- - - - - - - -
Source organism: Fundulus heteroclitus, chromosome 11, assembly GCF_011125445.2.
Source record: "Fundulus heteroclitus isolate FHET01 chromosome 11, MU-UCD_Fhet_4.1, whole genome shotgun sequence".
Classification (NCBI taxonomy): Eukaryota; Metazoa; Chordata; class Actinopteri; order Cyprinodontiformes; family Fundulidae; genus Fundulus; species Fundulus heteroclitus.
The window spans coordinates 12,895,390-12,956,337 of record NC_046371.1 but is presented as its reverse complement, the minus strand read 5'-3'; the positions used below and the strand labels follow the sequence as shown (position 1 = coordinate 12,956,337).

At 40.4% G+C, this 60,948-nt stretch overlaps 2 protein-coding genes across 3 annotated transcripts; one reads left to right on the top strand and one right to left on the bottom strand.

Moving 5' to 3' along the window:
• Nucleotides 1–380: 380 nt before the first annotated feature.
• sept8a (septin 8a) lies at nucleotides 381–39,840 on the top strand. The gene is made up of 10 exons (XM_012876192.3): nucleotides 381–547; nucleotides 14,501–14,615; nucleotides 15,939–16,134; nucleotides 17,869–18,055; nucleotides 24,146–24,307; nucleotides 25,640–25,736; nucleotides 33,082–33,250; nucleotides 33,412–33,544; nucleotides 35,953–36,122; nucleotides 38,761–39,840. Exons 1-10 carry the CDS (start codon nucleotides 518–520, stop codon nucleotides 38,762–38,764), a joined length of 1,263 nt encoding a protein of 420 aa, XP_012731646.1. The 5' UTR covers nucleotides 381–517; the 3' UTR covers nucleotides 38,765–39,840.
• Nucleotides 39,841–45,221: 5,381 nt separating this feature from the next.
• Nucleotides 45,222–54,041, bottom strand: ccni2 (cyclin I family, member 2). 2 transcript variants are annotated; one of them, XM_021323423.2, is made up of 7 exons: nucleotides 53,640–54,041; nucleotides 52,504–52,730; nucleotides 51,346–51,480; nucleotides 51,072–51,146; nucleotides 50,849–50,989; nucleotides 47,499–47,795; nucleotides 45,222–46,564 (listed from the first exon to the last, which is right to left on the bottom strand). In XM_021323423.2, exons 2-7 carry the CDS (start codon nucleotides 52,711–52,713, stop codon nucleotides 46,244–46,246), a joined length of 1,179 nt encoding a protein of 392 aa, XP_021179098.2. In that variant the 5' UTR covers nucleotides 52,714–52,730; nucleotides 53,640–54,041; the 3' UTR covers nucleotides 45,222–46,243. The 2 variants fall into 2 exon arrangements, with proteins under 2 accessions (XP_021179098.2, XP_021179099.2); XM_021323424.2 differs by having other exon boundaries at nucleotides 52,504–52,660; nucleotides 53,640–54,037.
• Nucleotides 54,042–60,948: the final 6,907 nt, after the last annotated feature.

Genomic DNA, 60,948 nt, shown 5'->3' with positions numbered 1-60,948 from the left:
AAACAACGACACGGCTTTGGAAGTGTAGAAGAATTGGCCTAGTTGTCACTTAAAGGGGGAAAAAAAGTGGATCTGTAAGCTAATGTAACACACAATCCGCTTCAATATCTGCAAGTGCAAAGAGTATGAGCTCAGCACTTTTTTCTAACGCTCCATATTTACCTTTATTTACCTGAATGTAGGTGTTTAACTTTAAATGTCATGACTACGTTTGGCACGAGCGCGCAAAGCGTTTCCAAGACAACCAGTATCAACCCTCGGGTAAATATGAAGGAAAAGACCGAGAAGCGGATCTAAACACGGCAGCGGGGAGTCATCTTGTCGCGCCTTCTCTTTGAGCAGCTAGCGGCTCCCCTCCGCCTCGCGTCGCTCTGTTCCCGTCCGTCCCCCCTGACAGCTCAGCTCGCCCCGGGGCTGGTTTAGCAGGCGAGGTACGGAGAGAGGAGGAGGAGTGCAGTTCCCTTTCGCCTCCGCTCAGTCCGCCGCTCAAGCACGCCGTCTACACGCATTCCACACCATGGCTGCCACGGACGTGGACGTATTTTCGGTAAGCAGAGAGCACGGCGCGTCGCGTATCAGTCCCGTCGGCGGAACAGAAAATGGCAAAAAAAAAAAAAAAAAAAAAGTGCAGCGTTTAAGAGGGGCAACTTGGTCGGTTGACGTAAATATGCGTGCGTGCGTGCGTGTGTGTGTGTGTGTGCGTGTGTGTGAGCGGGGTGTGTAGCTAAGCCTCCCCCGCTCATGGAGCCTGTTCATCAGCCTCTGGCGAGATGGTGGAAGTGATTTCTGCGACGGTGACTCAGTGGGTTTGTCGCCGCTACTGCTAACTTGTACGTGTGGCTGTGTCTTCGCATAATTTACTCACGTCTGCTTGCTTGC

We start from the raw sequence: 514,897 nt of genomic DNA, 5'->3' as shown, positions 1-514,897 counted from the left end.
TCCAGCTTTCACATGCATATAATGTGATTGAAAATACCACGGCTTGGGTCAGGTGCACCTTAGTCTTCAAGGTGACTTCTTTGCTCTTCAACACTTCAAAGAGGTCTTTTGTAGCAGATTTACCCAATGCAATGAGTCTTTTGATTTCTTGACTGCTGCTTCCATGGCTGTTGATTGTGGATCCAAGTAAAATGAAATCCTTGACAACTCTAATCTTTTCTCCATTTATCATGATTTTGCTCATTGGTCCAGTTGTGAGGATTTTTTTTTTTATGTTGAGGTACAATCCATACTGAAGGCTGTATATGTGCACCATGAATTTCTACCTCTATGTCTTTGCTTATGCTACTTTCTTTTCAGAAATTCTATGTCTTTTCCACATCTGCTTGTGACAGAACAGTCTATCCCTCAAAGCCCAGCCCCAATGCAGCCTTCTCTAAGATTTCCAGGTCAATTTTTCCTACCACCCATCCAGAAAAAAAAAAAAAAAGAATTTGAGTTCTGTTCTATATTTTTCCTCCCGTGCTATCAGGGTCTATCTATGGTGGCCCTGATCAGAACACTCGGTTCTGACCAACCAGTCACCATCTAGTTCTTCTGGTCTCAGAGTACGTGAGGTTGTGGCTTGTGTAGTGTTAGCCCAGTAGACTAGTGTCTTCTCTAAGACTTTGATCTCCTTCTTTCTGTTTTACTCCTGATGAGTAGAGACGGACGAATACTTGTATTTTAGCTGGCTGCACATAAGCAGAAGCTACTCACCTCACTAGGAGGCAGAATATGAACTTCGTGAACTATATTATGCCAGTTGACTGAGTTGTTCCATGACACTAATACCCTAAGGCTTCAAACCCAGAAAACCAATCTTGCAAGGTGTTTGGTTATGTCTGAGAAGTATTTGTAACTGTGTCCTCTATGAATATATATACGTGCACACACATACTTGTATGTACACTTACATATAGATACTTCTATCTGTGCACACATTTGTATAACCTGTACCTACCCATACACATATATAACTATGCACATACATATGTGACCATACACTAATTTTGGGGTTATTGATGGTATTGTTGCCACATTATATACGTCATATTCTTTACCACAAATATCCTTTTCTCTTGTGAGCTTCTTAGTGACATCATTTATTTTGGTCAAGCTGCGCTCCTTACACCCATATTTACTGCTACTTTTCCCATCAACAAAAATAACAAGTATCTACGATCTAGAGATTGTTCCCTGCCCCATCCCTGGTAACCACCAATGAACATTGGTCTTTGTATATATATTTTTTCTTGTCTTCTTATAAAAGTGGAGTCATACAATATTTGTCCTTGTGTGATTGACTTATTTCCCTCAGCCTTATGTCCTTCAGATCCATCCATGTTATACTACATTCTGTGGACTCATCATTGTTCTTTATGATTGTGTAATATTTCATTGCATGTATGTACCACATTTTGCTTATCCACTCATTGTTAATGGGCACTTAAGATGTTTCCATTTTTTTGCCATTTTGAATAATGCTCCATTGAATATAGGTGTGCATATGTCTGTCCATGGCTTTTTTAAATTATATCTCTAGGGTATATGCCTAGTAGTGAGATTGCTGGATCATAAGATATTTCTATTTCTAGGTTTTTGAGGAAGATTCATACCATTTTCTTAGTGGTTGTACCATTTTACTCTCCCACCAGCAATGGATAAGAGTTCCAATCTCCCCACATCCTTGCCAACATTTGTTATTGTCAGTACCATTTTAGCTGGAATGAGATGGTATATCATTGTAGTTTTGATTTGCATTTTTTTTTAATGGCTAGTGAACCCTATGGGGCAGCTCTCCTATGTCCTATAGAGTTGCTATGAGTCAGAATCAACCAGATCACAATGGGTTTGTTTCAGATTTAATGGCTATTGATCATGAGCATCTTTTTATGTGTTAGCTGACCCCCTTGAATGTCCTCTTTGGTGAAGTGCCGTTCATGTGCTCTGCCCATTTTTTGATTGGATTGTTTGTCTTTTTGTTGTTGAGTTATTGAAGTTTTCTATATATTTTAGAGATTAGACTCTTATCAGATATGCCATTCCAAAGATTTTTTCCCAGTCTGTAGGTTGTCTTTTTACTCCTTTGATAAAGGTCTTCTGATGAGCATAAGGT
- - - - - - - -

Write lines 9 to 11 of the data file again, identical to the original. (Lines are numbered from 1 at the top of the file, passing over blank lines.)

• Nucleotides 39,841–45,221: 5,381 nt separating this feature from the next.
• Nucleotides 45,222–54,041, bottom strand: ccni2 (cyclin I family, member 2). 2 transcript variants are annotated; one of them, XM_021323423.2, is made up of 7 exons: nucleotides 53,640–54,041; nucleotides 52,504–52,730; nucleotides 51,346–51,480; nucleotides 51,072–51,146; nucleotides 50,849–50,989; nucleotides 47,499–47,795; nucleotides 45,222–46,564 (listed from the first exon to the last, which is right to left on the bottom strand). In XM_021323423.2, exons 2-7 carry the CDS (start codon nucleotides 52,711–52,713, stop codon nucleotides 46,244–46,246), a joined length of 1,179 nt encoding a protein of 392 aa, XP_021179098.2. In that variant the 5' UTR covers nucleotides 52,714–52,730; nucleotides 53,640–54,041; the 3' UTR covers nucleotides 45,222–46,243. The 2 variants fall into 2 exon arrangements, with proteins under 2 accessions (XP_021179098.2, XP_021179099.2); XM_021323424.2 differs by having other exon boundaries at nucleotides 52,504–52,660; nucleotides 53,640–54,037.
• Nucleotides 54,042–60,948: the final 6,907 nt, after the last annotated feature.